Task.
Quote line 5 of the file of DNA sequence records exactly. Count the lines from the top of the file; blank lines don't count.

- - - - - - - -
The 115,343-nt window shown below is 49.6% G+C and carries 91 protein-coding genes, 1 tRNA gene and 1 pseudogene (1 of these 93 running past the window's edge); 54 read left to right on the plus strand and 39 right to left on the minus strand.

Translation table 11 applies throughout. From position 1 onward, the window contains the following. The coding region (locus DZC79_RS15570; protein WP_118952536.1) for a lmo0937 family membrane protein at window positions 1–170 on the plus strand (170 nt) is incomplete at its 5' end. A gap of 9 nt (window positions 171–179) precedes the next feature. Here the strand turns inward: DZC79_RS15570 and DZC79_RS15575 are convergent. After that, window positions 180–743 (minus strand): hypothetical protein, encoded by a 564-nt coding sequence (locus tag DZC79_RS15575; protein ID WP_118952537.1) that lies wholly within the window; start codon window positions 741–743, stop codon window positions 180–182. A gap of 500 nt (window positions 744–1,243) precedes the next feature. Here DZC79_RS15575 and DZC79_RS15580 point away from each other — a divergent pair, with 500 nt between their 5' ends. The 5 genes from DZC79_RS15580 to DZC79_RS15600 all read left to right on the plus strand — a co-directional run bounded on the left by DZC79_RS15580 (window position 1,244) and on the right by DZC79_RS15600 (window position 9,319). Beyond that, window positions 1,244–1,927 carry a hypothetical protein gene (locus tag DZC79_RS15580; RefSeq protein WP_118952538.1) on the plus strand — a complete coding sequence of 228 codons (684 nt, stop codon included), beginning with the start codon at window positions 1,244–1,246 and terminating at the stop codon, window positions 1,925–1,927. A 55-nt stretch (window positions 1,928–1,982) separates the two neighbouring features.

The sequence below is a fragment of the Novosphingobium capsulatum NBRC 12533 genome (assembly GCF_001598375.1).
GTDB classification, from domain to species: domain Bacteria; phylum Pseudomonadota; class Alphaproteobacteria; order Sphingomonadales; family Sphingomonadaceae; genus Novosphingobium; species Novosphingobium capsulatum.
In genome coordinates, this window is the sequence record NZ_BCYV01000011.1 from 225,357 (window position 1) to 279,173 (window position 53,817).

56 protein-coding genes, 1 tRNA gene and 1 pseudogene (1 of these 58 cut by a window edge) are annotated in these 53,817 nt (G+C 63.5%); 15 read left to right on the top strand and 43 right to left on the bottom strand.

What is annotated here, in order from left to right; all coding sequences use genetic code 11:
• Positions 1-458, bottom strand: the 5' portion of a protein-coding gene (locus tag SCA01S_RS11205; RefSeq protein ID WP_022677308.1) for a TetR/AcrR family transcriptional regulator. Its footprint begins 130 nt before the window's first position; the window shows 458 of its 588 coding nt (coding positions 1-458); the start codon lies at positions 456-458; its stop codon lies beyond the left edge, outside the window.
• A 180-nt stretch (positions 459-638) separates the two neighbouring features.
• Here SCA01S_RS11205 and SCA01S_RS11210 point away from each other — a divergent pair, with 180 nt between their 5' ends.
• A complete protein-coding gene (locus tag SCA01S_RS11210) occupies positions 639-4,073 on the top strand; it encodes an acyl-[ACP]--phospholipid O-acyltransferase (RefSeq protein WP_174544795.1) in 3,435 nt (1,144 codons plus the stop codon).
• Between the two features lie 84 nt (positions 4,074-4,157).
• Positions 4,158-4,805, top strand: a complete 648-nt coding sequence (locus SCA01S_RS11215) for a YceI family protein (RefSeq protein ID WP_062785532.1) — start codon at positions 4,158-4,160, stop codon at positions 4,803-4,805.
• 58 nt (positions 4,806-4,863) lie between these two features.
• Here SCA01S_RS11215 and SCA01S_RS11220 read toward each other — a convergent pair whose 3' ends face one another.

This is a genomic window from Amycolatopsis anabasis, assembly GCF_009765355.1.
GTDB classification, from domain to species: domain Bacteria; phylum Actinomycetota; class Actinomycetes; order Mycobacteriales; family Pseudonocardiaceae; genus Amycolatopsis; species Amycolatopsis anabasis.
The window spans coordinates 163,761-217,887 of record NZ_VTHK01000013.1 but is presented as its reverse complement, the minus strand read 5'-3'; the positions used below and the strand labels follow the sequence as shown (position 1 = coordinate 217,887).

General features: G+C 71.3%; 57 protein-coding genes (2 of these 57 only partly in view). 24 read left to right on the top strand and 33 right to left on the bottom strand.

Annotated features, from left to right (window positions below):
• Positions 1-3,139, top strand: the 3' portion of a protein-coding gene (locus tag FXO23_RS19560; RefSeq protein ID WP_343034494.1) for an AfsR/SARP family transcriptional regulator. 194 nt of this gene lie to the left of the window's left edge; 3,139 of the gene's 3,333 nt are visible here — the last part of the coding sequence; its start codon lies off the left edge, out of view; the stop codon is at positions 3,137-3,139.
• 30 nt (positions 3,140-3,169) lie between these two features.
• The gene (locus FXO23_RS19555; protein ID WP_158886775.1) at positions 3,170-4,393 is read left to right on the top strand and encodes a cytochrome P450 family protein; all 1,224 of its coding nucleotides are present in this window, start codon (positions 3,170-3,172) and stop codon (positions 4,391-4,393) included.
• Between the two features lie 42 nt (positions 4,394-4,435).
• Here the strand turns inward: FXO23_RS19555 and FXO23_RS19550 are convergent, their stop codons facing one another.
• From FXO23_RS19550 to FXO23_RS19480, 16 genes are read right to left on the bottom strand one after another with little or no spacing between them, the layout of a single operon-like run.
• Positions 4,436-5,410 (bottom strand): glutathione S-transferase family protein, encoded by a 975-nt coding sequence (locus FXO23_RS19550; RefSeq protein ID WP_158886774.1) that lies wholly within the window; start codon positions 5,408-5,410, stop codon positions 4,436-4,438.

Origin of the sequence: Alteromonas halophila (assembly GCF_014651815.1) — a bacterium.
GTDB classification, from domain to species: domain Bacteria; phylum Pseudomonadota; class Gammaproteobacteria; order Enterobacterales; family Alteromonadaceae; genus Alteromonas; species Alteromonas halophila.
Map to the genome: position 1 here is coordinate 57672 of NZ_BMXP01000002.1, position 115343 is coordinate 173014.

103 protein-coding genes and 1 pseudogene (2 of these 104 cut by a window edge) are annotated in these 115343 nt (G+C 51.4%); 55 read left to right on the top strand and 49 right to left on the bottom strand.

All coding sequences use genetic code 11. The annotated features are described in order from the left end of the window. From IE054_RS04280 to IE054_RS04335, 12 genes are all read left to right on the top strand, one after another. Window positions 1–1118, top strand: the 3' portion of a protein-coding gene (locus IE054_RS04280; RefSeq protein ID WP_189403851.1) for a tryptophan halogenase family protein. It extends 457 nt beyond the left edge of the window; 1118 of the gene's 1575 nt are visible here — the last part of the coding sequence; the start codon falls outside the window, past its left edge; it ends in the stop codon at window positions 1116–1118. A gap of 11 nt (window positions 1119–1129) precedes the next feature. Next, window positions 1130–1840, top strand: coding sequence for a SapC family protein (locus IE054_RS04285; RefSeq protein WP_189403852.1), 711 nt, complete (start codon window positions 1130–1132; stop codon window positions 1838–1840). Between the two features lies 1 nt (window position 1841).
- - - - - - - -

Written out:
In genome coordinates, this window is the sequence record NZ_BCYV01000011.1 from 225,357 (window position 1) to 279,173 (window position 53,817).